"The growing role of patient engagement in the medicines evaluation process is one of the key drivers to improving access - and patient advocates have much to contribute," commented clinical expert Professor Ken Paterson, Former Chair, Scottish Medicines Consortium. "By helping ensure patients have a voice, it’s a win for the healthcare system, a win for the HTA process and most importantly, a win for patients."
Patients have unique knowledge about what it's like to live with an illness, the possible limitations of existing treatments and the potential of new therapies. However, ensuring that patients' experiences are considered can be challenging in an environment where decisions are scientifically based.
"It's absolutely crucial that patient advocates understand the medicine development and HTA processes. Advocates can then make a more robust contribution to the medicines evaluation discussion and be accepted as an equal and knowledgeable stakeholder in healthcare decisions," said Kathy Oliver, Co-director for the International Brain Tumour Alliance (IBTA). "eMEET is a great resource. It’s easily accessible online, you can learn at your own pace, and it's an enjoyable and valuable educational tool."
eMEET uses a variety of tools, such as video presentations, animations and exercises to show how patients' experiences can be integrated into these complex processes. The programme helps patient advocates ensure, in the most productive and meaningful way, that their input to the medicines evaluation process successfully highlights patient issues, informs decision-making and aligns with the scientific evidence.
"Evidence from patients can help us understand the challenges associated with current therapies and what they would want from new treatments," said Dr. Karen Facey, HTAi Interest Group for Patient/Citizen involvement in HTA. "This can help us put the scientific evidence into context and understand the true value of a treatment."
The eMEET training programme is presented in modules focused on:
1. Introduction and scene-setting - the true value of the patient voice
2. The journey of a medicine- the complex process of medicines discovery, development and evaluation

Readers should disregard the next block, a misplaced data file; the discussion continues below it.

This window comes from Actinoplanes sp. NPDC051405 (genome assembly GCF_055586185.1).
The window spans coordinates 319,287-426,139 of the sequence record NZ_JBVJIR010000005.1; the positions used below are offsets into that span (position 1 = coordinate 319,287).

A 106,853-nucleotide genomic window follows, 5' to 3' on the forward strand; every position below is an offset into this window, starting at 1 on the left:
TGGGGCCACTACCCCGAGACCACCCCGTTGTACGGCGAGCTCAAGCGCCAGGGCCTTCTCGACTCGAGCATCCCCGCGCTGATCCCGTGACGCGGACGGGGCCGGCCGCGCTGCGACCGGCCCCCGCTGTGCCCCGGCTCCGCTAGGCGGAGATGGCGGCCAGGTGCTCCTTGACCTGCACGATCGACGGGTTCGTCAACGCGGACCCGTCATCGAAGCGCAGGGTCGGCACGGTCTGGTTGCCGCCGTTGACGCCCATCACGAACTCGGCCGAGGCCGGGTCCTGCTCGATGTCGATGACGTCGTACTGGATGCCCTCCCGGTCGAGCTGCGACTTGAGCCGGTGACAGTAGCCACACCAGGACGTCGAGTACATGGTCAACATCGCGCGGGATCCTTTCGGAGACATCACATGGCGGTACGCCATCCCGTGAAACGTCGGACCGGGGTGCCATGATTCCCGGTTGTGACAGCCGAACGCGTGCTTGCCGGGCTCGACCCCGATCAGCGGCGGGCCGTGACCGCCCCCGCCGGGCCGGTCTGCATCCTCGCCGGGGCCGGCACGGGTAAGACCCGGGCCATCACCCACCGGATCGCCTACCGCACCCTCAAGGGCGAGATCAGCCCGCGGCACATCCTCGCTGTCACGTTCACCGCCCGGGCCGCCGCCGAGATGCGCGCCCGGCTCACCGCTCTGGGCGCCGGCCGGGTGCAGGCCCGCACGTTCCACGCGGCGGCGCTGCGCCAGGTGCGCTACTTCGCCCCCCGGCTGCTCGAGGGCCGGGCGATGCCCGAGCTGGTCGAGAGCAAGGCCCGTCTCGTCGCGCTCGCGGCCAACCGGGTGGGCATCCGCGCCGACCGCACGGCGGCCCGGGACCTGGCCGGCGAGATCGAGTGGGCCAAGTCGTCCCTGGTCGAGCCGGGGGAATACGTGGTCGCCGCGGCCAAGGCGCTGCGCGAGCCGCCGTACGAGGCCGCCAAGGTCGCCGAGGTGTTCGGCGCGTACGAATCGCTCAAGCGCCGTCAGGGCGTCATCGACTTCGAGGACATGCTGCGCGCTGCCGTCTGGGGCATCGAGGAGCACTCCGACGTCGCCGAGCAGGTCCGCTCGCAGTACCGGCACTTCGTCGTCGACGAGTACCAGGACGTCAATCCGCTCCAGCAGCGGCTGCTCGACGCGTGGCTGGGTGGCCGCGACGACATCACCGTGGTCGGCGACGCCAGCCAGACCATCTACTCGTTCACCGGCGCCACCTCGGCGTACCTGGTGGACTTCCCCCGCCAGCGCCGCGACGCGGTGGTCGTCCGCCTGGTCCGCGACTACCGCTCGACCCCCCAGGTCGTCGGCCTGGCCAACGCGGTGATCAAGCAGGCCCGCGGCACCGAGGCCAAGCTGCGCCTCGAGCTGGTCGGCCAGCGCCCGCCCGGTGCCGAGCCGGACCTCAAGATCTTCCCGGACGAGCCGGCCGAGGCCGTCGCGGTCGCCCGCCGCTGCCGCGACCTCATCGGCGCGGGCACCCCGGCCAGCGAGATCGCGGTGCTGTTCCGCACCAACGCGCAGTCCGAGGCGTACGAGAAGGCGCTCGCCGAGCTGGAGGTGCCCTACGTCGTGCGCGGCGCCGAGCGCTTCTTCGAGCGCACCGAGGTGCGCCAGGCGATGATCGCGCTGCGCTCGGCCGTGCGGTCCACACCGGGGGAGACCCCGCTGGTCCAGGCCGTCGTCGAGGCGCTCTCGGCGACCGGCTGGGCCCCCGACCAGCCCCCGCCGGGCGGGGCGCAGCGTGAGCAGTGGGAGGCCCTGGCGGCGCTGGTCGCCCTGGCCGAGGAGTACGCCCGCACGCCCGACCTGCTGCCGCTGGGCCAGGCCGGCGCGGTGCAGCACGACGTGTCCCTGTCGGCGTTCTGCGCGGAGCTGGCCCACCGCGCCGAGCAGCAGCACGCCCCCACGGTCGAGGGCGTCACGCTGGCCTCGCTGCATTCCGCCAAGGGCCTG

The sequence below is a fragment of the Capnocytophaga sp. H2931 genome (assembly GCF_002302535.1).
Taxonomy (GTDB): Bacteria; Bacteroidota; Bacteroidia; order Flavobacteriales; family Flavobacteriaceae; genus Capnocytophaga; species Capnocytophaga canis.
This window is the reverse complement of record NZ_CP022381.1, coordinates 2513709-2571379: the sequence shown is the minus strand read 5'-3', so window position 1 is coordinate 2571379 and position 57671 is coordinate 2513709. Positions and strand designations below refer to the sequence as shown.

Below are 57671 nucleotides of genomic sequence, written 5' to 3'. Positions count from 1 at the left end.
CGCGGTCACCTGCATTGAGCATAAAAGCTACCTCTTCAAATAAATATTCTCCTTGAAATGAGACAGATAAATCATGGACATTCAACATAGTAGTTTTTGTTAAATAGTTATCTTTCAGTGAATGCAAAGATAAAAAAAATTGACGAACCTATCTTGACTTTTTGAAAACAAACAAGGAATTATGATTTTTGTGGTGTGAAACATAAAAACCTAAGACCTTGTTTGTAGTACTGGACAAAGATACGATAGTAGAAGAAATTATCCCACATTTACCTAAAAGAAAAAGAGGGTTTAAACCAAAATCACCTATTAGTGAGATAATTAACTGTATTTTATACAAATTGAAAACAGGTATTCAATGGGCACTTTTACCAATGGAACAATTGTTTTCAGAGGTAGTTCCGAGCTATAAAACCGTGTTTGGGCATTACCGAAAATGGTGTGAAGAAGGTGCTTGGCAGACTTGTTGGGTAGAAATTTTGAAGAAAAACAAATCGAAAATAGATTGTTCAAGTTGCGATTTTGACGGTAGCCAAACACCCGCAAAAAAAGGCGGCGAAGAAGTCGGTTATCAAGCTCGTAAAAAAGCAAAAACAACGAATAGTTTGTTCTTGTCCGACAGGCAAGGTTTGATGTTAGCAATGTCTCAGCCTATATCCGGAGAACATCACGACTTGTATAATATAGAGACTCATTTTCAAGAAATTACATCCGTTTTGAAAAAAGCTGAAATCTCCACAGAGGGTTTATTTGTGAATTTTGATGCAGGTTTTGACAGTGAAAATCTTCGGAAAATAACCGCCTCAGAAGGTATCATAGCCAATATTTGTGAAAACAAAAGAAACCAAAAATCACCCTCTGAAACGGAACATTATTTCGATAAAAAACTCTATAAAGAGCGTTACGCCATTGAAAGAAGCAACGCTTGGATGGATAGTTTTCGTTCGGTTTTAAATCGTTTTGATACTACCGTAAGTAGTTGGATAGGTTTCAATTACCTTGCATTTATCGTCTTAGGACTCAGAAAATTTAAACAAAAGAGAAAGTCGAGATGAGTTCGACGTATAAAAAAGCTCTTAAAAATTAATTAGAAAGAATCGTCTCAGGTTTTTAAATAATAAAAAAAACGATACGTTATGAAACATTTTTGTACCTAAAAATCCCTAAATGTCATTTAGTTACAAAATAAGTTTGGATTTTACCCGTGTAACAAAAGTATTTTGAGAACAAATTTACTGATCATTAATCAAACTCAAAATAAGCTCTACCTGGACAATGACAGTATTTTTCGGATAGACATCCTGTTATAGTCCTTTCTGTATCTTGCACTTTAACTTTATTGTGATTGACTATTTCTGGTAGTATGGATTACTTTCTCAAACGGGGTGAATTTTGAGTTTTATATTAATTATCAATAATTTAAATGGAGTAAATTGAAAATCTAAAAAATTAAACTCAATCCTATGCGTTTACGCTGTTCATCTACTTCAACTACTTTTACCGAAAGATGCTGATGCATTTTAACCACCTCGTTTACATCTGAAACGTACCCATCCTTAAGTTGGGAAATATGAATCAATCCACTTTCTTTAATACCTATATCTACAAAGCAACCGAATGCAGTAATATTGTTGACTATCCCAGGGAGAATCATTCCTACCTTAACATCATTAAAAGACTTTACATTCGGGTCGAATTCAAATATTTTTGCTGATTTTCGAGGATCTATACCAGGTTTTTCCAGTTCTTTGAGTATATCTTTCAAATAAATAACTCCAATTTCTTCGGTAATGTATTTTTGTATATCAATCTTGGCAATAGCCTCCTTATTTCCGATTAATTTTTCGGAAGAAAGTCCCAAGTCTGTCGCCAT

3. An introduction to HTA
4. HTA in practice- an illustration of the complexities of health technology assessment
5. Patient advocacy group participation in HTA - how to engage effectively to ensure that HTA panels understand patients’ needs and preferences
eMEET is the online component of the broader MEET programme. Translated into multiple languages, MEET was developed as an interactive one-day training workshop designed to help patient advocacy group leaders understand and engage in the journey of a medicine, including: clinical trials, regulatory evaluation and HTA. eMEET does not focus on any specific disease state. MEET and eMEET are part of the advocacy component of PACE (Patient Access to Cancer care Excellence), a Lilly Oncology initiative. For more information, please visit http://www.meetforpatients.com.
According to Health Technology Assessment International's "HTAi Patient and Consumer Glossary," health technology assessment is the "systematic evaluation of the clinical effectiveness and/or cost-effectiveness and/or the social and ethical impact of a health technology" (such as a medicine) "on the lives of patients and the healthcare system." Its aim is to educate healthcare policymakers. HTA organisations, such as NICE (National Institute for Health and Care Excellence) in the United Kingdom, recommend whether a specific health technology should be used, and if so, in which setting and for which patients. According to the glossary, "assessments vary, but most look at the health benefits and risks of using the technology. They also look at costs and any wider impacts that the technology might have on a population or on society."(2)
Created by Lilly Oncology as a global collaboration spanning diverse sectors, PACE (Patient Access to Cancer care Excellence) exists to encourage public policies and healthcare decisions that speed the development of new medicines, assure cancer treatments respond to the needs and qualities of individual patients, and improve patient access to the most effective cancer medicines. PACE is engaging key oncology stakeholders: patients, advocacy, payers, policymakers, providers, the public, researchers and politicians.
About Lilly Oncology
For more than fifty years, Lilly has been dedicated to delivering life-changing medicines and support to people living with cancer and those who care for them. Lilly is determined to build on this heritage and continue making life better for all those affected by cancer around the world.
About Eli Lilly and Company
Lilly is a global healthcare leader that unites caring with discovery to make life better for people around the world. We were founded more than a century ago by a man committed to creating high-quality medicines that meet real needs, and today we remain true to that mission in all our work. Across the globe, Lilly employees work to discover and bring life-changing medicines to those who need them, improve the understanding and management of disease, and give back to communities through philanthropy and volunteerism.
1. Health Technology Assessment International. What is HTAi? Available at http://www.htai.org/index.php?id=428. Accessed 21 March 2014.
2. Health Technology Assessment International. HTAi Patient and Consumer Glossary: A beginner’s guide to words used in health technology assessment. October 2009. Available at http://www.ihe.ca/documents/HTAiPatientAndConsumerGlossaryOctober2009_01.pdf. Accessed 21 March 2014.